Colonised Coasts: Aquaculture and Emergy Flows in the World System: Cases from Sri Lanka and the Philippines

This thesis conceives aquaculture as a transfer of resources within and between different parts of the world system. It is argued that due to inappropriate human-nature interactions, resources tend to flow from the South to the North, as a process of coastal colonisation. To study this resource transfer, coastal aquaculture is approached from a transdisciplinary perspective, integrating natural, social, economic and spatial aspects. By combining world system theory and general systems theory, a systems view is adopted to relate aquaculture to forces of global capitalism, and analyse interactions between social and ecological processes at local and global levels. Emergy (energy memory) synthesis and participatory research methodologies were applied to two cases of aquaculture in Sri Lanka and the Philippines; monocul-ture of the black tiger prawn (Penaeus monodon) and milkfish (Chanos chanos), and polyculture of the two species together with mudcrab (Scylla serrata). The study reveals that semi-intensive shrimp monoculture in Sri Lanka generates few benefits for poor local people, and depends much on external inputs such as fry, feed and fuels, which implies negative environmental effects at local as well as global levels. Extensive polyculture in the Philippines involves more local people, and implies lower dependence on external inputs. Still, since benefits accrue mostly to elites, and mangroves are negatively affected, neither case is viable for sustainable poverty alleviation. Nevertheless, the study offers several insights into how sustainability assessment may be more transdisciplinary, and points to several factors affecting sustainability and fairness in aquaculture; the most important being mangrove con-version, local people involvement, and dependence on external inputs…


1. Introduction
Aim, hypotheses and guiding questions
Outline of the thesis
2. Coastal aquaculture
The emergence of aquaculture in Asia
Aquaculture appropriation of mangroves
Aquaculture and sustainability
3. Views and approaches to environment and development
Development conceptualised
Dichotomies of development
Defining sustainable development
The importance of benefit distribution for local development
Dependency and neo-colonialism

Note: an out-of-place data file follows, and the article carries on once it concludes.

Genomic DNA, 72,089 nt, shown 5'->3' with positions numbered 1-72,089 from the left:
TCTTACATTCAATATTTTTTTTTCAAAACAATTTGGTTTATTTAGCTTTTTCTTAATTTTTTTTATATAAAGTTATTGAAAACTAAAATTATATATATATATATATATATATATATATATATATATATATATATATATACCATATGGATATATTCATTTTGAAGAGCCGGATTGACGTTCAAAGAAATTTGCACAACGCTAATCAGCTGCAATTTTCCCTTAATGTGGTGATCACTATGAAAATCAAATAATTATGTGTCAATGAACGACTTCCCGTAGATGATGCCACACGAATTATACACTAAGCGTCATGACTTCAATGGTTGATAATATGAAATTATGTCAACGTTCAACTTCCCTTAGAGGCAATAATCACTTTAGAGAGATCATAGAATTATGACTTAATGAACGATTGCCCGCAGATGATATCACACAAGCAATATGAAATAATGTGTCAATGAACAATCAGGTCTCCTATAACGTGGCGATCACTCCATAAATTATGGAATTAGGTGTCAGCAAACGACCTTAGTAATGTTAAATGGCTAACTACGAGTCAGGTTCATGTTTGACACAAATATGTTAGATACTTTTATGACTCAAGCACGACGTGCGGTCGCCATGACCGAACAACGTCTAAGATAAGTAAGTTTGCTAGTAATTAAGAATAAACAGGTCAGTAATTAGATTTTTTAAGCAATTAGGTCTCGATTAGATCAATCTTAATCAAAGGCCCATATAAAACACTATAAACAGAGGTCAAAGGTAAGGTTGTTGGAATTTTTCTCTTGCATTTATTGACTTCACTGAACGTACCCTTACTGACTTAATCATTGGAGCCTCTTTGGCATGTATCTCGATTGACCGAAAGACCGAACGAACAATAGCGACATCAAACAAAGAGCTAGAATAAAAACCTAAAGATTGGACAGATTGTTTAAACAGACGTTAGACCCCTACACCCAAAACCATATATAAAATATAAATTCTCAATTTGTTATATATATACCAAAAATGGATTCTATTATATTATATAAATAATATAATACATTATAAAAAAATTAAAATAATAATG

Critique and opportunities of the neo-colonial perspective
Neo-colonial transfer of resources and costs
Systems thinking – merging the social and the physical
World system theory
General systems theory
Towards epistemological holism
4. Methodology
Inter- and transdisciplinary research
Emergy synthesis – some introductory notes
Participatory learning and action
PLA versus conventional epistemologies and methodologies
Making PLA participatory – rural appraisal influences
PRA tools applied in this study
Defining participation
Geographical information systems
The current thesis – a multiple case study
Collection of empirical data – the fieldwork
5. The environment, society and emergy
Emergy – synthesising environment and society
Energy hierarchy
The emergy evaluation procedure
Systems diagramming – energy systems language and symbols
Calculation and interpretation – emergy ratios and indices
6. Conditions in the two study areas
Aquaculture in Sri Lanka
The study area in Sri Lanka
Characteristics of informants
Aquaculture in the Philippines
The study area in the Philippines
Socio-economic characteristics of the local population
7. A comparison of aquaculture in Sri Lanka and the Philippines
Land-take and mangrove conversion
A spatial perspective on benefits
Local versus external participation
Spatial distribution of expenditures and profits
Emergy use, efficiency and environmental loading
Emergy evaluation of aquaculture in Sri Lanka
Emergy evaluation of aquaculture in the Philippines
Interpretation and comparison
8. Towards a transdisciplinary understanding of accumulation
Emergy: conceptualising accumulation in the world system?
9. Conclusions and discussion
Implications for sustainability assessment and planning
Appendix 1. Check boxes and interview questions
Appendix 2. Emergy evaluation table, Sri Lanka
Appendix 3. Emergy evaluation table, the Philippines

Author: Bergquist, Daniel A.

Source: Uppsala University Library

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